Another Christmas short from St Mary's. Another delightful tale. What should have been an easy, although off the book, jump, will turn, as usual, into a more complicated situation really quick. And, of course, there will be danger involved.
I like these short stories on their own, but they are really good at portraying the St Mary's atmosphere. Also, it is just hilarious. This one in particular.
The German Girl is about a 12 year old Jewish girl named, Hannah Rosenthal and her well-to-do family that are living in Berlin during the war in 1939. The German authorities are in the process of rounding up the Jewish men first and deporting them to death camps. They are allowing some of the wealthier well known families to leave the country if they agree to hand over all of their possessions. The Rosenthal family along with 900+ Jewish refugees buy visas and gain passage on a transatlantic liner, the MS St. Louis, headed to Cuba. Originally Cuba agreed to accept all of the passengers but midway through their journey the Cuban President revoked the agreement, invalidated the visas and denied entry to all but 29 passengers, including Hannah and her mother. Her father was denied entry along with the others and the ship was sent back to Europe. The Captain, Gus Schröder, continued negotiations with other countries and the passengers were accepted in France, Belgium & the Netherlands. Many families were split up for years to come and some were never reunited.
Hannah's story was told in parallel with a present day story of a girl named Anna, who lives in New York City. She receives a mysterious envelope from Hannah who happens to be her great-aunt and related to her deceased father. Anna and her mother travel to Cuba to visit Hannah and unravel the connections between their families.
Both girl's stories are very moving but heart wrenching. The author does a fantastic job portraying the cruelty and suffering that the Jewish families endured in Nazi occupied Germany. They suffered incredible losses that no one should ever have to go through. It's not an easy read but if you have any interest in learning more about this last chance voyage that was suppose to be the saving grace for many Jewish families then I highly recommend reading this book.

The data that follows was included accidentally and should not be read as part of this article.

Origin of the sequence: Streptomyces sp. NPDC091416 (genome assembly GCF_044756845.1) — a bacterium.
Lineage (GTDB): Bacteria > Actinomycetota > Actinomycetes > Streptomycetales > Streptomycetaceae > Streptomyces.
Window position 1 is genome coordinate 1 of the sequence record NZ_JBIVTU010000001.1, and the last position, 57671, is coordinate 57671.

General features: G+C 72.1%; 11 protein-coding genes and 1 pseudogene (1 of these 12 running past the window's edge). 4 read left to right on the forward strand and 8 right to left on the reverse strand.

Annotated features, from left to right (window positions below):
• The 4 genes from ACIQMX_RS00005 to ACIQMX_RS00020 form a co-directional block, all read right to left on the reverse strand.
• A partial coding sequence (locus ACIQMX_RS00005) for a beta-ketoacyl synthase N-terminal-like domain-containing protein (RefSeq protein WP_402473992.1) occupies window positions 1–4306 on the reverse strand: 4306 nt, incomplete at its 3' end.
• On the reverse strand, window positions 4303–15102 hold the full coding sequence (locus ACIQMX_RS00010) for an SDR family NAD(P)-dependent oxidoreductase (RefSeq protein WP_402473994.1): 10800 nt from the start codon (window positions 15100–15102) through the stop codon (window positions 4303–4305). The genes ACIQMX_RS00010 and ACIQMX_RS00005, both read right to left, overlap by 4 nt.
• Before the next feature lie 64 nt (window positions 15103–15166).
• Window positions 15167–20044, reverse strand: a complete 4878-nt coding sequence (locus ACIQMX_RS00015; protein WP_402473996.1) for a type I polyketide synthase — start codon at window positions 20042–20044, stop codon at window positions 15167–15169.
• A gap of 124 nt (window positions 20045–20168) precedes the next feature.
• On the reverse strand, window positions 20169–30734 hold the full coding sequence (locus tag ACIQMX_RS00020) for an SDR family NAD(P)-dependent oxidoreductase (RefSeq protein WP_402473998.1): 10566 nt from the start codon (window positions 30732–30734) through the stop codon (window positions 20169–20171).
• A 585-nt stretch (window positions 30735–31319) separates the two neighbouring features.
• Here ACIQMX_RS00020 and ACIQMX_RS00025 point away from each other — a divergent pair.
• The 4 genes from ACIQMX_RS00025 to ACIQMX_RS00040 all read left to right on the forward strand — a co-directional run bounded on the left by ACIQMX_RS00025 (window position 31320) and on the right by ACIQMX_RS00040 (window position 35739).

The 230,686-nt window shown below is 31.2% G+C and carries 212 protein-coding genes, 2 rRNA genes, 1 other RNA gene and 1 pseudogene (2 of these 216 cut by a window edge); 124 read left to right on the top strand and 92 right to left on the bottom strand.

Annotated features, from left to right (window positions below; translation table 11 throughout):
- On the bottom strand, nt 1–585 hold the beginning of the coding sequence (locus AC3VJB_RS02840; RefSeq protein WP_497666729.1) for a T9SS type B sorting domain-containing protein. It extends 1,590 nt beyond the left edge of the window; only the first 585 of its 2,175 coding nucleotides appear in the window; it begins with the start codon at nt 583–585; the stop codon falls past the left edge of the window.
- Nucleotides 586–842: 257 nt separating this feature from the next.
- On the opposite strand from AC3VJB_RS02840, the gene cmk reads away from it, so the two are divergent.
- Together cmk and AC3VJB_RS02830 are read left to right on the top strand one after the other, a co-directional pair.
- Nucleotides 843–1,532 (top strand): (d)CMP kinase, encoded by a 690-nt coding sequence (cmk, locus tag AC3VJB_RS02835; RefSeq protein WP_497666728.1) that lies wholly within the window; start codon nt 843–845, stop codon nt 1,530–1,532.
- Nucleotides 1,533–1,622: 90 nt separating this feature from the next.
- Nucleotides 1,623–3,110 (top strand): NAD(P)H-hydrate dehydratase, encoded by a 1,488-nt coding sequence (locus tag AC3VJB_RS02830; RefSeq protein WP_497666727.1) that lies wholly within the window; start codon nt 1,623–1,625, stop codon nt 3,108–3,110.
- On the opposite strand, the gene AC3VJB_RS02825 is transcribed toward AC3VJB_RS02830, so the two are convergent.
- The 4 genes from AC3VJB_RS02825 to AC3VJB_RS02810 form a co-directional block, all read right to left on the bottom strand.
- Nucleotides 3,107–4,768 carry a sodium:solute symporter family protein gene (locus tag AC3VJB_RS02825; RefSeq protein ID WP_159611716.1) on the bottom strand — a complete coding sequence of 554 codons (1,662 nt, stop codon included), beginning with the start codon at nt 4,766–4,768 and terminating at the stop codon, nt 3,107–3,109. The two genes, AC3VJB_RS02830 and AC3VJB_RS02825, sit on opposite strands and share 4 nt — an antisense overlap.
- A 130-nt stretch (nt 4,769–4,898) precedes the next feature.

*I received this ARC from NetGalley & Atria Books in exchange for an honest review. Thank you!
"Badly battered by an apocalyptic storm, the crew of the Arctic Promise find themselves in increasingly dire circumstances as they sail blindly into unfamiliar waters and an ominously thickening fog. Without functioning navigation or communication equipment, they are lost and completely alone. One by one, the men fall prey to a mysterious illness. Deckhand Noah Cabot is the only person unaffected by the strange force plaguing the ship and her crew, which does little to ease their growing distrust of him."
"Dismissing Noah's warnings of worsening conditions, the captain of the ship presses on until the sea freezes into ice and they can go no farther. When the men are ordered overboard in an attempt to break the ship free by hand, the fog clears, revealing a faint shape in the distance that may or may not be their destination. Noah leads the last of the able-bodied crew on a journey across the ice and into an uncertain future where they must fight for their lives against the elements, the ghosts of the past and, ultimately, themselves."
I have a huge thing for books with cold weather settings like the Artic or Antarctica so I've been really excited about reading this book. Unfortunately though it wasn't as enjoyable as I was hoping for. The first half was very slow and lacking in suspense, and it took me all week to trudge through it. The second half had a lot more action but I didn't care for the
plot turn the story took. The ending also wasn't very satisfying. It felt rushed and it didn't tie up a lot of the loose ends and questions I had.
As for all of the characters that we were introduced to, including the main character, Noah, I really only liked Connor. Sometimes I could relate to Noah's character but then other times he came across as meek and spineless and I just wanted to yell - 'Stand up for yourself please!'
It took the entire book and almost 30 deaths for him to finally stand up to his father-in-law, Brewster?! And after all the times Brewster tried to kill him, he was surprised that the he purposely left the lashings loose?? Even I figured that out right at the beginning, so those reactions and some others didn't ring true to me.
What I did enjoy about the story though was the shipboard atmosphere and the cold climate setting. No I never felt the foreboding feeling and
even with the numerous deaths
I never felt the terror I was hoping for but I was able to feel the crews' plight of being stranded in the middle of ice as far as you can see.
The story had all of the ingredients for a good horror novel but, in my opinion it just didn't quite pull it off.
*I received this ARC from NetGalley & Tor Books in exchange for an honest review. Thank you!
**I read this for my 2016 Halloween Bingo: ~It was a Dark & Stormy Night~ square